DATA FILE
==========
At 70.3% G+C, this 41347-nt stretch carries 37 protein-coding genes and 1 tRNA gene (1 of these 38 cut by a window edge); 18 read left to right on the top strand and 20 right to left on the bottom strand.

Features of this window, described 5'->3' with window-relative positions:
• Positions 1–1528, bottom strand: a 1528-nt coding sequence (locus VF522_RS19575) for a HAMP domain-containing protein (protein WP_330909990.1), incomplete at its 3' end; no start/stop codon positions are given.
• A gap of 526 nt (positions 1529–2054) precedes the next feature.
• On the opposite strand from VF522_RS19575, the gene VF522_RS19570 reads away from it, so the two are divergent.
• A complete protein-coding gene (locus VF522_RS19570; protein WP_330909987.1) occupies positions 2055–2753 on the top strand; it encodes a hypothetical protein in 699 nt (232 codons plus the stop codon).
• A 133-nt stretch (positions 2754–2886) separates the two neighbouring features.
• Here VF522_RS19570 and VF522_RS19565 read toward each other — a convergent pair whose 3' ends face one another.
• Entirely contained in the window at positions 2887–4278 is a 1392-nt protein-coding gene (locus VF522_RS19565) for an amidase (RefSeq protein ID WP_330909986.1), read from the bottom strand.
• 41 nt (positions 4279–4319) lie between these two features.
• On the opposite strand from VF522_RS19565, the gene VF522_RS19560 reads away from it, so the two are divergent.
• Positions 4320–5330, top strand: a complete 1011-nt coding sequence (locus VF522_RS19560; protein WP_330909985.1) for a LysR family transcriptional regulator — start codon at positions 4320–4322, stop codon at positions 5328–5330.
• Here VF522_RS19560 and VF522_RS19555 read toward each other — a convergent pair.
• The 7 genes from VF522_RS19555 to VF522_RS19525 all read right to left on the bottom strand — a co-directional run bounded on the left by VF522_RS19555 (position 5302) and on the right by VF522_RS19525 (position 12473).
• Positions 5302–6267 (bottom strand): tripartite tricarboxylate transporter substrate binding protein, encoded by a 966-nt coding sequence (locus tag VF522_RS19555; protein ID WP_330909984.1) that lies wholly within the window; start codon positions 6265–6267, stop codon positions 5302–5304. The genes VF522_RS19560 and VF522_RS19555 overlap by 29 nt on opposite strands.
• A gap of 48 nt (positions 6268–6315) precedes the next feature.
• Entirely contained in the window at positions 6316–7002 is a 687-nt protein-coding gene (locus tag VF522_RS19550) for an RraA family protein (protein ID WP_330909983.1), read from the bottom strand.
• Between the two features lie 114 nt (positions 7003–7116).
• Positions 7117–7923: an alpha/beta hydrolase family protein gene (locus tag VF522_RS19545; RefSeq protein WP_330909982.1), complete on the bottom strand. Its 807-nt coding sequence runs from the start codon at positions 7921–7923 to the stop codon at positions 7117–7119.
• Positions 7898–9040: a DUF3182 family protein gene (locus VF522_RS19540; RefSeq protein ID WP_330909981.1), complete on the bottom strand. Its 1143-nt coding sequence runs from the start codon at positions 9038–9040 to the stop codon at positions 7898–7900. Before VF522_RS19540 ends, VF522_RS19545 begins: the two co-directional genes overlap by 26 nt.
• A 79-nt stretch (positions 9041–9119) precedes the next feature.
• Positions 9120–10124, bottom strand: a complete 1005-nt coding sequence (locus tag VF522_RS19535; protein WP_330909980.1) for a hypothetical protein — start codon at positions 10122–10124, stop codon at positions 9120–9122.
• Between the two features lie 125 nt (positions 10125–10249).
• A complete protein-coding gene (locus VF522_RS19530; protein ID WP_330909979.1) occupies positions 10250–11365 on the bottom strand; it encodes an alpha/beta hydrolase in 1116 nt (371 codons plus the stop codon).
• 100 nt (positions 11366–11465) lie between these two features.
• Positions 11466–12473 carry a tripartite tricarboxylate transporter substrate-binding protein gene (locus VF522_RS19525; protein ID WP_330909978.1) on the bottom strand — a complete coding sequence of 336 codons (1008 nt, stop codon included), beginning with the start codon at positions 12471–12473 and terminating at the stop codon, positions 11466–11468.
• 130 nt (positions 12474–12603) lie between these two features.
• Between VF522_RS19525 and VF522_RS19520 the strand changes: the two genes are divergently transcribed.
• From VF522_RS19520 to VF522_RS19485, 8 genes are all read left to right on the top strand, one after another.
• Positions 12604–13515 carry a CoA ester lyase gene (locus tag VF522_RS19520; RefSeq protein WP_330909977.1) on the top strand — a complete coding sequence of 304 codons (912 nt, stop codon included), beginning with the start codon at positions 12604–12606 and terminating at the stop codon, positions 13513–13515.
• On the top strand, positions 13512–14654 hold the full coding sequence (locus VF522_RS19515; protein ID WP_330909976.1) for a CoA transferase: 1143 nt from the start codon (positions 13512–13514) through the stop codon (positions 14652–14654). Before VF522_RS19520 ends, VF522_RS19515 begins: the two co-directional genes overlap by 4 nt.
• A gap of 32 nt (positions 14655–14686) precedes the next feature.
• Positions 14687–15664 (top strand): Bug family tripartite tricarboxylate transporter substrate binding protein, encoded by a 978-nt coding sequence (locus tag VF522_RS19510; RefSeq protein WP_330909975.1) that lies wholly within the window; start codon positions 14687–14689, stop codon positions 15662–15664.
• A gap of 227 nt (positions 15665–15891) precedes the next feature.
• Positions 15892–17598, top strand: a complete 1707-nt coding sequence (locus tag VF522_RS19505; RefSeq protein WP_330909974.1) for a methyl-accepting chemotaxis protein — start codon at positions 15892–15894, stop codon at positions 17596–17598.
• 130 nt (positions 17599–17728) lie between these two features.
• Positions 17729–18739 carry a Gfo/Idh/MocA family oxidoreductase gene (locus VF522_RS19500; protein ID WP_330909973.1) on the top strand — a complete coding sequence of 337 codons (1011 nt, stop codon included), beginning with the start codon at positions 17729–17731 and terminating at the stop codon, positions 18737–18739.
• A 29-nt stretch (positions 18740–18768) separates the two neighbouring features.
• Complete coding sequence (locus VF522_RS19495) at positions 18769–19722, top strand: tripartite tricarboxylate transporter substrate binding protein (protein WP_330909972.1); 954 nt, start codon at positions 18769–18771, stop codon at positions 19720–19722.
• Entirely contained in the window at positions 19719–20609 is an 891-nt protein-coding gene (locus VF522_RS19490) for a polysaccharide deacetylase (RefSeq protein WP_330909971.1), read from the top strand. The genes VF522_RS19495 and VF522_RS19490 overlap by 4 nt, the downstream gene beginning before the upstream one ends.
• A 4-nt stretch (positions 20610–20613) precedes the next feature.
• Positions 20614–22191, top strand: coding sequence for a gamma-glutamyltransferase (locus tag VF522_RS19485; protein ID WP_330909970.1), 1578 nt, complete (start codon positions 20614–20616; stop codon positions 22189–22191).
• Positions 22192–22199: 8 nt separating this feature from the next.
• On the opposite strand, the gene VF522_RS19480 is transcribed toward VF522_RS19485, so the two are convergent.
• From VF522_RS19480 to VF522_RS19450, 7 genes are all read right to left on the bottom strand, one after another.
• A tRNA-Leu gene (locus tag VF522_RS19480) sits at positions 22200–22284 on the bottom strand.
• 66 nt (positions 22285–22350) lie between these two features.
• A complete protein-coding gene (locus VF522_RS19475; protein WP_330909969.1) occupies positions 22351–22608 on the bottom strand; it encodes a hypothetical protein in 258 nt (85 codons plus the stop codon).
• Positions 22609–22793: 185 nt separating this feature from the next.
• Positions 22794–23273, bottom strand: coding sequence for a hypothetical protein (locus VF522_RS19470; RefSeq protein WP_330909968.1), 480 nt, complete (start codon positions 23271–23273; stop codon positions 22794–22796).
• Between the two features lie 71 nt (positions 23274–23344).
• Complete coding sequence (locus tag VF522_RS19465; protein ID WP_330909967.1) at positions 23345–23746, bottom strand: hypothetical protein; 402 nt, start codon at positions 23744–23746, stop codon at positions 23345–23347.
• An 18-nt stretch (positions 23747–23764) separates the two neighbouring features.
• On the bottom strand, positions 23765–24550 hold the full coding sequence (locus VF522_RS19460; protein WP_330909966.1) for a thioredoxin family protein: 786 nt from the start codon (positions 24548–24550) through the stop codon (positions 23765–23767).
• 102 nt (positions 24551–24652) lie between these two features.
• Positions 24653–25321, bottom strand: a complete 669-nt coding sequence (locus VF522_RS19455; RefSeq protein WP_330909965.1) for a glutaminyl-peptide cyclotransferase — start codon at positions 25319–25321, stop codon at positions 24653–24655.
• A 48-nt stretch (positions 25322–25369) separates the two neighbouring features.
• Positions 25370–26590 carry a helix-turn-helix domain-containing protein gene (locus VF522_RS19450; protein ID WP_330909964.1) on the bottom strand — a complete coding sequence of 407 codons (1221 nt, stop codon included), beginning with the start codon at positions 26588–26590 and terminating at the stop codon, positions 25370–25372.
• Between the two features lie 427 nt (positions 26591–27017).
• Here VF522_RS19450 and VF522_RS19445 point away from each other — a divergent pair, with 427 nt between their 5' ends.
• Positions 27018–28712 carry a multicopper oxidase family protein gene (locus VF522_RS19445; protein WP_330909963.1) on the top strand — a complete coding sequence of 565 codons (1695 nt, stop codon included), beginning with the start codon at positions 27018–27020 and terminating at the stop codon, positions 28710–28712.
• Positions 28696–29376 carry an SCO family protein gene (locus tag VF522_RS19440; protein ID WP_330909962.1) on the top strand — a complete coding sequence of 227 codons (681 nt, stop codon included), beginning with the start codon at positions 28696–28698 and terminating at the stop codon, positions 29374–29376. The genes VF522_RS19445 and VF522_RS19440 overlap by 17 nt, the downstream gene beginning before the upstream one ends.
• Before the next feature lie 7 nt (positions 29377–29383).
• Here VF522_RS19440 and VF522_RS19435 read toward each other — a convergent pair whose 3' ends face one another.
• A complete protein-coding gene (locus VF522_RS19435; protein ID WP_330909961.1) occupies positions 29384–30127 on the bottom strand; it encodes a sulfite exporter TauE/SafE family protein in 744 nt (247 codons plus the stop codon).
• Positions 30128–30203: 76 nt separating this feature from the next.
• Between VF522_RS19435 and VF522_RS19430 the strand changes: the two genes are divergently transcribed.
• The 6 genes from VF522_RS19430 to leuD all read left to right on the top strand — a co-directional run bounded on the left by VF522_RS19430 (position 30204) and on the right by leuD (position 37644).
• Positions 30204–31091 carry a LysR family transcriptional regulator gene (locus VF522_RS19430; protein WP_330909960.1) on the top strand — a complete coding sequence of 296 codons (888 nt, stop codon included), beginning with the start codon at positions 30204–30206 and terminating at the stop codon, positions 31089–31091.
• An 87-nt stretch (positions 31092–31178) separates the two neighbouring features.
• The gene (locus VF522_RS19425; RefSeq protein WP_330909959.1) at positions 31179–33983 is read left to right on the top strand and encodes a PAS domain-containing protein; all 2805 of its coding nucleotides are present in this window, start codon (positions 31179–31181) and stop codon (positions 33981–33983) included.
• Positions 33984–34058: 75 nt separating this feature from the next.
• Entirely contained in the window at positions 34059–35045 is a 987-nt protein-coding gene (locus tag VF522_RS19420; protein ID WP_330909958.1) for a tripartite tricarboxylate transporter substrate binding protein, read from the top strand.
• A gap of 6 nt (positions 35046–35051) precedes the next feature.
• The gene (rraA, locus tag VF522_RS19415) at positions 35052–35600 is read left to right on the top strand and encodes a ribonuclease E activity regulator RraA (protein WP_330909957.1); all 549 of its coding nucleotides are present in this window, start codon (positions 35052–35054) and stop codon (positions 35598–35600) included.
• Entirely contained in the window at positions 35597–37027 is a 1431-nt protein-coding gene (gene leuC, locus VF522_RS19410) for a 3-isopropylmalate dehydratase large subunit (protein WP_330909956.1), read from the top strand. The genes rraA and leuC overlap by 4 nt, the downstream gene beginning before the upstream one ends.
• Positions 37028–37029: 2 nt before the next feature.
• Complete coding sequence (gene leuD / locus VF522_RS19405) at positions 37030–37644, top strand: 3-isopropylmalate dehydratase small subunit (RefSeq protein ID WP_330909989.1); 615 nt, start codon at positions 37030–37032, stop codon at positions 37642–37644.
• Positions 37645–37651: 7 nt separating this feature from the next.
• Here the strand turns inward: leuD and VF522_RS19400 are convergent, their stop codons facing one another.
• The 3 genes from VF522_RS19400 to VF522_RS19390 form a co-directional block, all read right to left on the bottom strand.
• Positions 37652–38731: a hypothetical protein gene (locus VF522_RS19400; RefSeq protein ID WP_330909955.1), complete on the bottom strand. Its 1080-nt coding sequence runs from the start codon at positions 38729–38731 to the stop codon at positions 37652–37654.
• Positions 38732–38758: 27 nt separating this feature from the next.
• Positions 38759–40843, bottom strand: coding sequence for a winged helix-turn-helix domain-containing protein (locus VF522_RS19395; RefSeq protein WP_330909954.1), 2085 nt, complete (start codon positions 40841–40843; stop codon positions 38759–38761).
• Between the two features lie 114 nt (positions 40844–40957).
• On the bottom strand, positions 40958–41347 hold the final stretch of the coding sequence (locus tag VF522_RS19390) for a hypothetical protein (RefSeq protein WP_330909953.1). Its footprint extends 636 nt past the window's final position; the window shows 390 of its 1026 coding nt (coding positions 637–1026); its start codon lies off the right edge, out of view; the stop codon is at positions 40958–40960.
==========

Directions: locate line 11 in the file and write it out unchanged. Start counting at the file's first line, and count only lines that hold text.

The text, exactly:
• On the opposite strand from VF522_RS19565, the gene VF522_RS19560 reads away from it, so the two are divergent.